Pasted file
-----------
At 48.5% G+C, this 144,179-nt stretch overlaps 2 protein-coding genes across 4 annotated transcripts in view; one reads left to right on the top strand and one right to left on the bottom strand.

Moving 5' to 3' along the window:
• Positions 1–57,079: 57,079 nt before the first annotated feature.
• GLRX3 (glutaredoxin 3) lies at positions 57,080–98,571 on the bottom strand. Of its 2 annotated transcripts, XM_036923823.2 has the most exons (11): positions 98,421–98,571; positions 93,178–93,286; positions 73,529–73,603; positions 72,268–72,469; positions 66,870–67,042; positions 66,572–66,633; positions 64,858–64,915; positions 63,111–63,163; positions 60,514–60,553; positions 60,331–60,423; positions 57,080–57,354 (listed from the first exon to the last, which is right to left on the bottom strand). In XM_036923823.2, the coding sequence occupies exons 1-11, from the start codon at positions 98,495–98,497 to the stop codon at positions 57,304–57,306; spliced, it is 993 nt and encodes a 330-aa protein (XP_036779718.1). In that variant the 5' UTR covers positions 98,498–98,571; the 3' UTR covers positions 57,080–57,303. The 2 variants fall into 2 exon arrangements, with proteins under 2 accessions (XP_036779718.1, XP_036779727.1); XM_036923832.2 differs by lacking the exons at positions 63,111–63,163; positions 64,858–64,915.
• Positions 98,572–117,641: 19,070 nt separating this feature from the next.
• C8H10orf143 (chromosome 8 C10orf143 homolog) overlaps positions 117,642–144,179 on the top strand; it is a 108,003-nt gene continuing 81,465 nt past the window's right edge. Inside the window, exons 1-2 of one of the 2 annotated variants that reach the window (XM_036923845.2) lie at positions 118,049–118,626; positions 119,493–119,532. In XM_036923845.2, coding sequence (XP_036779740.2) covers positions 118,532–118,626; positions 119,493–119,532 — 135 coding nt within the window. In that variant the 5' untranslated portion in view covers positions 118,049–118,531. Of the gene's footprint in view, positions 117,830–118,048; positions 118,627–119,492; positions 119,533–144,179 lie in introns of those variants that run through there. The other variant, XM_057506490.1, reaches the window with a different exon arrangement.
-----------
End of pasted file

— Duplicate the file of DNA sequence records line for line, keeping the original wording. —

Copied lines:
At 48.5% G+C, this 144,179-nt stretch overlaps 2 protein-coding genes across 4 annotated transcripts in view; one reads left to right on the top strand and one right to left on the bottom strand.

Moving 5' to 3' along the window:
• Positions 1–57,079: 57,079 nt before the first annotated feature.
• GLRX3 (glutaredoxin 3) lies at positions 57,080–98,571 on the bottom strand. Of its 2 annotated transcripts, XM_036923823.2 has the most exons (11): positions 98,421–98,571; positions 93,178–93,286; positions 73,529–73,603; positions 72,268–72,469; positions 66,870–67,042; positions 66,572–66,633; positions 64,858–64,915; positions 63,111–63,163; positions 60,514–60,553; positions 60,331–60,423; positions 57,080–57,354 (listed from the first exon to the last, which is right to left on the bottom strand). In XM_036923823.2, the coding sequence occupies exons 1-11, from the start codon at positions 98,495–98,497 to the stop codon at positions 57,304–57,306; spliced, it is 993 nt and encodes a 330-aa protein (XP_036779718.1). In that variant the 5' UTR covers positions 98,498–98,571; the 3' UTR covers positions 57,080–57,303. The 2 variants fall into 2 exon arrangements, with proteins under 2 accessions (XP_036779718.1, XP_036779727.1); XM_036923832.2 differs by lacking the exons at positions 63,111–63,163; positions 64,858–64,915.
• Positions 98,572–117,641: 19,070 nt separating this feature from the next.
• C8H10orf143 (chromosome 8 C10orf143 homolog) overlaps positions 117,642–144,179 on the top strand; it is a 108,003-nt gene continuing 81,465 nt past the window's right edge. Inside the window, exons 1-2 of one of the 2 annotated variants that reach the window (XM_036923845.2) lie at positions 118,049–118,626; positions 119,493–119,532. In XM_036923845.2, coding sequence (XP_036779740.2) covers positions 118,532–118,626; positions 119,493–119,532 — 135 coding nt within the window. In that variant the 5' untranslated portion in view covers positions 118,049–118,531. Of the gene's footprint in view, positions 117,830–118,048; positions 118,627–119,492; positions 119,533–144,179 lie in introns of those variants that run through there. The other variant, XM_057506490.1, reaches the window with a different exon arrangement.